tential advantages of the application of methods for combining developmental and operational test information, (7) the development of statistical models of fatigue of materials, and (8) the need for greater use of physics-of-failure models and for modeling some failure sources separately. A short synopsis of each of these eight key ideas is presented below.

Benefits of Methods for Reliability Growth Management

A general issue noted by many workshop participants is that defense systems do not satisfy their operational suitability requirements sufficiently often, and as a result DoD is spending too much for system redesigns, spares management, and maintenance. Speakers stressed that a change in emphasis is needed to address this problem, including greater focus on test and evaluation for suitability, but more important, use of a number of techniques that can help identify design flaws and provide assessments of reliability performance much earlier in system development. This problem relates to the following NRC (1998:105) recommendation:

Recommendation 7.1: The Department of Defense and the military services should give increased attention to their reliability, availability, and maintainability data collection and analysis procedures because deficiencies continue to be responsible for many of the current field problems and concerns about military readiness.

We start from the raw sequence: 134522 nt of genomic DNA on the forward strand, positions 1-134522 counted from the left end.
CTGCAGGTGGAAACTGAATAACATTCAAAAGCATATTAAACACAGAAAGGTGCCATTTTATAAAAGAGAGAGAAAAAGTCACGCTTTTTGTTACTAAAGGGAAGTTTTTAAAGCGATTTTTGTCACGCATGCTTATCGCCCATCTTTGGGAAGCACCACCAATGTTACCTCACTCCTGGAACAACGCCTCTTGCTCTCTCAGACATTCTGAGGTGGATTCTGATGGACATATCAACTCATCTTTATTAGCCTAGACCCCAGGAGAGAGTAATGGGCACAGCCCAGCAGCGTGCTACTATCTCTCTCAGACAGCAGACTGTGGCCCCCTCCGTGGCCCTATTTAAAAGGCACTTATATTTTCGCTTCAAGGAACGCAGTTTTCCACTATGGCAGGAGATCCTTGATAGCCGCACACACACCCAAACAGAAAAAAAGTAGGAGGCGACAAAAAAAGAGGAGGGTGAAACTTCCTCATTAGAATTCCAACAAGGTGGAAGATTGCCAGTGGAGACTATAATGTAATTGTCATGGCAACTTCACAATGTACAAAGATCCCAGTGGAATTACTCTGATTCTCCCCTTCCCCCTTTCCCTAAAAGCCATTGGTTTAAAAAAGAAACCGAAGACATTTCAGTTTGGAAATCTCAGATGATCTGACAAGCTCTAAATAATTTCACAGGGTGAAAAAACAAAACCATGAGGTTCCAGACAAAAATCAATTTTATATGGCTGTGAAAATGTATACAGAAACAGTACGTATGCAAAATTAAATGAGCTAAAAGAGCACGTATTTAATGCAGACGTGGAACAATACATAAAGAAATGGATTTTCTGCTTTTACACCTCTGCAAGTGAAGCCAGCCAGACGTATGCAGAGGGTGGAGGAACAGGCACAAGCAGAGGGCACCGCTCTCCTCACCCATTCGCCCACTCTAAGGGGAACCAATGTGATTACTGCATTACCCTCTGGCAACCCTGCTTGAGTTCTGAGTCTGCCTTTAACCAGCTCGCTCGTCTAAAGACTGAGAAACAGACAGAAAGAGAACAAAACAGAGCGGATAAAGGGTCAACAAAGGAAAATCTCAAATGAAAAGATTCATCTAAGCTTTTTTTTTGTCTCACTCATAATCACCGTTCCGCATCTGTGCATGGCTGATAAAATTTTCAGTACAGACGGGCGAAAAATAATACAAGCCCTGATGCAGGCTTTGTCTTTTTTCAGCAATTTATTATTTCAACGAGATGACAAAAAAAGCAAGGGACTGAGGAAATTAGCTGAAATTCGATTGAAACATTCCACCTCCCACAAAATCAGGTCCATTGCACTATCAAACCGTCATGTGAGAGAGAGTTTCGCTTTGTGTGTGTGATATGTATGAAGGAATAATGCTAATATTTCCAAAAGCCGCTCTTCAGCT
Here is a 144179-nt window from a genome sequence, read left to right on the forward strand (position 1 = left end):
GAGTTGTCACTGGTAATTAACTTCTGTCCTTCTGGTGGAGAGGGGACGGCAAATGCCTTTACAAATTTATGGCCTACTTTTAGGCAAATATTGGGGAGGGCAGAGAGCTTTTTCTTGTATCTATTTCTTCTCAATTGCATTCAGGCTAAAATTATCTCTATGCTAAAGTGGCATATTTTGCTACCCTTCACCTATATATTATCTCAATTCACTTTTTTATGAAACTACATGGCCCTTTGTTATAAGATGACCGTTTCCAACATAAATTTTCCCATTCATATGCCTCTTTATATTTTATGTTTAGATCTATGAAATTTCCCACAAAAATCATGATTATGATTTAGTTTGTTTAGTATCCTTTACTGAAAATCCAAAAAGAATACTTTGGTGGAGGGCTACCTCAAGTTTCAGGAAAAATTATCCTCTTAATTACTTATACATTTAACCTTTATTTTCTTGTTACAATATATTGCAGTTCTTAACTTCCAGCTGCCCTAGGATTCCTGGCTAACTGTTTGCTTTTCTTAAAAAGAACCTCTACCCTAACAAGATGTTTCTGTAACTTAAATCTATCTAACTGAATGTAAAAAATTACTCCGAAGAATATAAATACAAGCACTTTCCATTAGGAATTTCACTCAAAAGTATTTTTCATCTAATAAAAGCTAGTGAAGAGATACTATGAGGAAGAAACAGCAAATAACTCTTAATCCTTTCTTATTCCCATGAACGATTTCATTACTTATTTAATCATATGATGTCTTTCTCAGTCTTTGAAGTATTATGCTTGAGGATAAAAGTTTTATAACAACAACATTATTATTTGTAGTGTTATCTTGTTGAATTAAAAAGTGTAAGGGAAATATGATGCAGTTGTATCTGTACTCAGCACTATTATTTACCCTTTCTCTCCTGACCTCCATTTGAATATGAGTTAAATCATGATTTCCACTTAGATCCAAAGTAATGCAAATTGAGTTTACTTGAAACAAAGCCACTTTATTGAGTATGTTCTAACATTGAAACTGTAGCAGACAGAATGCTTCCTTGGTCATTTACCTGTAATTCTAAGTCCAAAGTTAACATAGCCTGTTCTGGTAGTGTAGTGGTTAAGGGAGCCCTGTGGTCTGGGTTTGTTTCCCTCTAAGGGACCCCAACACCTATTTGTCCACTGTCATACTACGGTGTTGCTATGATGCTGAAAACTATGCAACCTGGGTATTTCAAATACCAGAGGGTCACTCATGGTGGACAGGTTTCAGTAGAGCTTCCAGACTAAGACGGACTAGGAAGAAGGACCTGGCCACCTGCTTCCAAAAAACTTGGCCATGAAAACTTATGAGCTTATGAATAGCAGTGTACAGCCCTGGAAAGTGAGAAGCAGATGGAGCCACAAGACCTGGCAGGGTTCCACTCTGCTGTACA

A number of speakers stressed that much progress could result not only from technical changes, but also from management changes that would support a more comprehensive approach to reliability improvement. Such changes would include the following: (1) a change in the function of reliability assessment from that of a statistic used to support promotion decisions to an early and continuing objective measurement (combining a wide variety of types of information) that supports system development by helping to identify components in need of redesign or maturation; (2) the collection of information on system performance in the field to support assessment of life-cycle costs and therefore future decisions on system acquisition; (3) cataloguing of test information and field performance to support feedback loops and thereby improve system performance, as well as the design of future tests; (4) early detection of processes in trouble or “bad actors” (defined below); and (5) development of a better understanding of the relationship between reliability performance in developmental and op-



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